If you currently create your own videos and have someone do you editing for you (or do it yourself), then you will want to watch this video where you will learn 5 quick video production tips to save you time and money with video editing.
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00:39 – Time cost of video editing
01:02 – Fumbling over your words
01:20 – Big hand movements
01:40 – Save money with signals
02:40 – Brief your team
03:30 – Use teamwork
03:56 – The Recap
Download The Transcript
Video marketing is one of the trends in 2015, but not everybody’s using it. The reason for this is there’s a little bit of a learning curve to go with video. Not only do you have to shoot your content, but there’s the post-production work, which not everybody has the time or the skill set to do. In this video, I’m going to share with you a few quick tips that you can improve your video production and save you hours of time in the video editing suite.
Hi, Joshua Van Den Broek, founder of Video Marketing Done For You, where we help entrepreneurs, just like yourself, to make your video marketing simple. Video editing is one of the most time-consuming, laborious tasks that is associated with video marketing. It can take you hours and hours on end just to edit a short three-minute video.
In this video, I’m going to share with you five quick video production tips that’ll save you time and money in your video editing. Let’s get to it.
Tip #1: Script your content. There’s nothing worse than fumbling over your words, trying to remember what it is that you need to say. Use bullet points. You know your content better than anyone else, so be authentic, get your knowledge out there, and be the expert in your field. Back yourself to deliver on that content.
Tip #2: Stop moving around. You don’t need to be moving your head all over the place, having big hand movements. This is going to make it a nightmare for your video editor, or if it’s not somebody else, you’re going to hate it! The more movement you have the harder it is to edit. It’s going to come out all choppy, so stop moving.
Tip #3: Give a signal. This is quite important because if you’re not editing the videos yourself, then you’re paying somebody to do it, and essentially, the way you save yourself some money, is you save them time. It’s important that you talk through the camera, directly to your video editor at the end of each take. You need to give them a signal that there is a take, and whether it’s good or bad.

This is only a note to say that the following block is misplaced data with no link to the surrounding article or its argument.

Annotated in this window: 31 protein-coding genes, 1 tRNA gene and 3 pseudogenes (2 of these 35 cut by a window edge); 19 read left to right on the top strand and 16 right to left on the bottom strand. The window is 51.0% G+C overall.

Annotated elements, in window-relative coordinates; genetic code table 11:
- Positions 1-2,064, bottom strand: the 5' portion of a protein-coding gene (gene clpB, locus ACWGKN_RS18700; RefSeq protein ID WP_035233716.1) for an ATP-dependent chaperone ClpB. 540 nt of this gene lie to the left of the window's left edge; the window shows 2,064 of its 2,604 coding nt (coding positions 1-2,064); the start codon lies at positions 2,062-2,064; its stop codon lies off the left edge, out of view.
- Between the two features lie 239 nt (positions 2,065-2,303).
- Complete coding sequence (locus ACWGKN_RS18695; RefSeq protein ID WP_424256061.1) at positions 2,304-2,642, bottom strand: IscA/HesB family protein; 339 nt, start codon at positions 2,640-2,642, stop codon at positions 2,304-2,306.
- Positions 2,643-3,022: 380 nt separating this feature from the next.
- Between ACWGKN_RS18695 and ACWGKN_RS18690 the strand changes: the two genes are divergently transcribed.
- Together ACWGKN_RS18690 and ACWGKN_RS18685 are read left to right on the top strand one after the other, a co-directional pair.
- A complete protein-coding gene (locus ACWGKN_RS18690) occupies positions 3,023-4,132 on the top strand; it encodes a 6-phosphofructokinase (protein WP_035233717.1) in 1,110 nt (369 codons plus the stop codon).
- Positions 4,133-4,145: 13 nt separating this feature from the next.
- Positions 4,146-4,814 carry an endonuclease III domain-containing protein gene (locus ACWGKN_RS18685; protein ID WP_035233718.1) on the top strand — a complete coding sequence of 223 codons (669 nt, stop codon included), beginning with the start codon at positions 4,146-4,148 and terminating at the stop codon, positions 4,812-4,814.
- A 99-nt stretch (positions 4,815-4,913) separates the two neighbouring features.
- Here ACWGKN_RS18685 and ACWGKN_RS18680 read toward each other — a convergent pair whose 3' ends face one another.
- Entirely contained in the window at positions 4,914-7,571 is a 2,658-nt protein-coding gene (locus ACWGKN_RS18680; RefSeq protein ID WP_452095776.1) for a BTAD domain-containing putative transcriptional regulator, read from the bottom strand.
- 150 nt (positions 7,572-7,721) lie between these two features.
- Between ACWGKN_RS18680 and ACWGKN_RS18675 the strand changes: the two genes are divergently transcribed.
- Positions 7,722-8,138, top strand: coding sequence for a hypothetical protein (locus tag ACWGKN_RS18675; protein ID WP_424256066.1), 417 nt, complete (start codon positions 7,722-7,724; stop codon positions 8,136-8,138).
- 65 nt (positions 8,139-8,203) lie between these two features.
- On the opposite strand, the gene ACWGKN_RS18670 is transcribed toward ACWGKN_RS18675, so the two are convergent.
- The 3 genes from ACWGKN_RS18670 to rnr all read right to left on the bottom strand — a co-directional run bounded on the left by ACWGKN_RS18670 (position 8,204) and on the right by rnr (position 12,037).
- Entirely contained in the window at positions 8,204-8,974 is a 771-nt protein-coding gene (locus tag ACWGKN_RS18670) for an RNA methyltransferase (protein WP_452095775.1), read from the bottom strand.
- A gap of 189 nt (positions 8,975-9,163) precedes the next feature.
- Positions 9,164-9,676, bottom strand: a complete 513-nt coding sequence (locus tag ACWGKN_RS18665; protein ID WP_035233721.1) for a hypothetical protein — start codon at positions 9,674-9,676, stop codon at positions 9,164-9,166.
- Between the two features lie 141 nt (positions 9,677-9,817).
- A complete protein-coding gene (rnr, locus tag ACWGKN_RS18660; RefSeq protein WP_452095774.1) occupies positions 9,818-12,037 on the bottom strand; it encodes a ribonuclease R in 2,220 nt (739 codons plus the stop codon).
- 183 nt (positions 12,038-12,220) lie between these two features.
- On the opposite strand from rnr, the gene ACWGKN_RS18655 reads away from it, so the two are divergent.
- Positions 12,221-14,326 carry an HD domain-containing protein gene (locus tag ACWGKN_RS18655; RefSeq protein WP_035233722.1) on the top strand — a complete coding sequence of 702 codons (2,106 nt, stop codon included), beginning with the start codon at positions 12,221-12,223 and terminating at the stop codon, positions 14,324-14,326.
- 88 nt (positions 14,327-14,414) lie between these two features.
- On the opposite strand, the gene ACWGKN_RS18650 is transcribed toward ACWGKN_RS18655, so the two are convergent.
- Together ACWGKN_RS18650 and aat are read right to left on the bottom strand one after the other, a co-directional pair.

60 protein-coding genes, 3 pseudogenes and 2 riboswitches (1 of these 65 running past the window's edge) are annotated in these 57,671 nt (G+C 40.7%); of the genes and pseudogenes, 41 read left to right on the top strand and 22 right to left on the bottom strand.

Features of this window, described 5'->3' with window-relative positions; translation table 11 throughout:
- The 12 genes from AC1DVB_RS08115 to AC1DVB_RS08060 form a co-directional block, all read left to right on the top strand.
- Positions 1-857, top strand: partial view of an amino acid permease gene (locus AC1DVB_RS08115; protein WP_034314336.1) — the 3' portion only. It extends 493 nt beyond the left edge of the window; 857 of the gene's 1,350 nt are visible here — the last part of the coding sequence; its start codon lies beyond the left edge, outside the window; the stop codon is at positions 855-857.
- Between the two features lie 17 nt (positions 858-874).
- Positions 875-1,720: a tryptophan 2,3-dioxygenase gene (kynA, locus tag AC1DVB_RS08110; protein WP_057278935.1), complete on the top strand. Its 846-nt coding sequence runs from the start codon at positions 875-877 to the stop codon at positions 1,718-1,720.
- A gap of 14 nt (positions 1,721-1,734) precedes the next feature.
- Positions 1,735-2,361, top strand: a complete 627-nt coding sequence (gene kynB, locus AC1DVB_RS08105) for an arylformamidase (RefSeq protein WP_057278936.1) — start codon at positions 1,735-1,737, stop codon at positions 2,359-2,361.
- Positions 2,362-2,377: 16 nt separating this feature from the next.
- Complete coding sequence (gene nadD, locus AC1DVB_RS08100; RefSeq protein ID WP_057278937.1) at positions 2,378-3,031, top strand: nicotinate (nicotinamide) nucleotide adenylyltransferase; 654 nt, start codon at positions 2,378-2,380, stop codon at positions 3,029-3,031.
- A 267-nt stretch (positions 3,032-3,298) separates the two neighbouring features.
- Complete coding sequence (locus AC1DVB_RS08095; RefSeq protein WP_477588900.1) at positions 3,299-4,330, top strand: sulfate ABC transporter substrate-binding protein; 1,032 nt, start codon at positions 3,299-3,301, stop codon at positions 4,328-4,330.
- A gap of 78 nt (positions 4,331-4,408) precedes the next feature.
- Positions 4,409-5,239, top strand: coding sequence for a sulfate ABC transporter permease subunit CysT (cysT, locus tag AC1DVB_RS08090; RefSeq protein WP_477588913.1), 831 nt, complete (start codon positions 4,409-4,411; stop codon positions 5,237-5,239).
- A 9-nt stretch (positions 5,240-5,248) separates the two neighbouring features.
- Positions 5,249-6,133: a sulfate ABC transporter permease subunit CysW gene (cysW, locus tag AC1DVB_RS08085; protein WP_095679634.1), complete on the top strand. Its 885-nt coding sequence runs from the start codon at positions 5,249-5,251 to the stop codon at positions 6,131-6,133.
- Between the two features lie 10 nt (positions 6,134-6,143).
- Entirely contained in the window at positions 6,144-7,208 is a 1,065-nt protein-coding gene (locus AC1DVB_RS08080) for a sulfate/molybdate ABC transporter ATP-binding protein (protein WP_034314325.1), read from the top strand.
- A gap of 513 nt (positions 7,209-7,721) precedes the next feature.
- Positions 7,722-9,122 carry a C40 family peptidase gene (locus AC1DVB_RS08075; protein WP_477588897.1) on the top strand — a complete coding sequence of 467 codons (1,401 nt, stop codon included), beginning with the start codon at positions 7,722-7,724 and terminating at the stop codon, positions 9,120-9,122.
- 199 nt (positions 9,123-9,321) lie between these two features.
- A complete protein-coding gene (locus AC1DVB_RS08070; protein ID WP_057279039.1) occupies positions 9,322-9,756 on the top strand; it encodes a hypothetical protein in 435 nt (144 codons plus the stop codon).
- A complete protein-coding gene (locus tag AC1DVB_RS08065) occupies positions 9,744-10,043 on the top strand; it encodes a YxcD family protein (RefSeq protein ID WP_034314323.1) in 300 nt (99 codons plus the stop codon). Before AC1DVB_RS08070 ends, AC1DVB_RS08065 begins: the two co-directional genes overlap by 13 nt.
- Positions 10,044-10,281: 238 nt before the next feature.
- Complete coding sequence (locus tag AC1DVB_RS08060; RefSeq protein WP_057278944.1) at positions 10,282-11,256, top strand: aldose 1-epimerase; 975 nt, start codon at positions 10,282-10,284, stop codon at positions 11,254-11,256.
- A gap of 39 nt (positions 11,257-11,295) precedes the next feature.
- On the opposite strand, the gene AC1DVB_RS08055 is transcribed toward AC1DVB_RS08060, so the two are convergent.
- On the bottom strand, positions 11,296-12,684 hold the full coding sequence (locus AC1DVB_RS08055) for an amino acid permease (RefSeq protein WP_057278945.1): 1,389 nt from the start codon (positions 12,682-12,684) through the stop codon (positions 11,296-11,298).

The way I do this is I give a big clap, and then you can see in the audio stream that there’s a big spike, which is different to the narrative that we use. Now depending whether it’s a good take or a bad take, you should also give them a bit of a signal for that. For me, when I do my videos, I give a big thumbs up if it’s a good take, or a thumbs down, and maybe give them a little bit of dialogue as well: “Cut that bit, use the one before.” It’s up to you on how you give your signal, but make sure you give your editor a signal so you can save him or her some time.
Tip #4: Give a video project brief. If you’re using somebody else to do your video editing, and they don’t know how it is that you’d like your video to be put together, then it’s important that you give them a brief. Give them a list of the different files that they’re going to need to use in that video, so whether it be your lower third or some graphics you’re going to have pop up, or a specific music soundtrack.
These are some things that you might want to use inside your video, but unless your video editor knows when to use this, you’re going to have a lot backwards and forwards trying to get this right. There’s going to be so many revisions after this video that, in the end, it might have been worth you doing it in the first place, so use a project brief. Give them as much detail as you can to let them know exactly what it is that you want and how you want that video to be.
Now here’s an advanced tip. Get somebody to shout out your lines to you. Get them to recite the lines before hand so you don’t have to look down, and try and look around, and keep moving all the time, trying to get your lines memorized. If somebody’s reciting them to you, it’s much easier, and you stay still, and the video editing process is a lot simpler and timesaving, which means saving money.
Tip #1: Script your content. Don’t fumble over your words, trying to remember what it is you need to say. Use bullet points and back yourself to deliver the content that you know the most about.
Tip #2: Stop moving around. If you can stay still and avoid using large hand or head movements, it’s going to get easier to edit and it’ll stop your video from coming out all choppy.
Tip #3: Give a signal. At the end of each take, either clap your hands or click your fingers to try to give an audio spike so your video editor can spot it in the video editing suite. Give a visual thumbs-up or thumbs-down so they’ll know whether it’s a good or bad take.
Tip #4: Create a project brief for your video editor. If you can give as much information to your video editor, it’s going to save so much backwards and forwards and revisions of your video, and save yourself loads of time and money.
The advanced tip was to get someone to read your lines to you. It saves you moving around and gives you clear direction of what you need to say next, and it’ll save you lots of time.
There you have it: Five quick video production tips that’ll save you time and money with your video editing.
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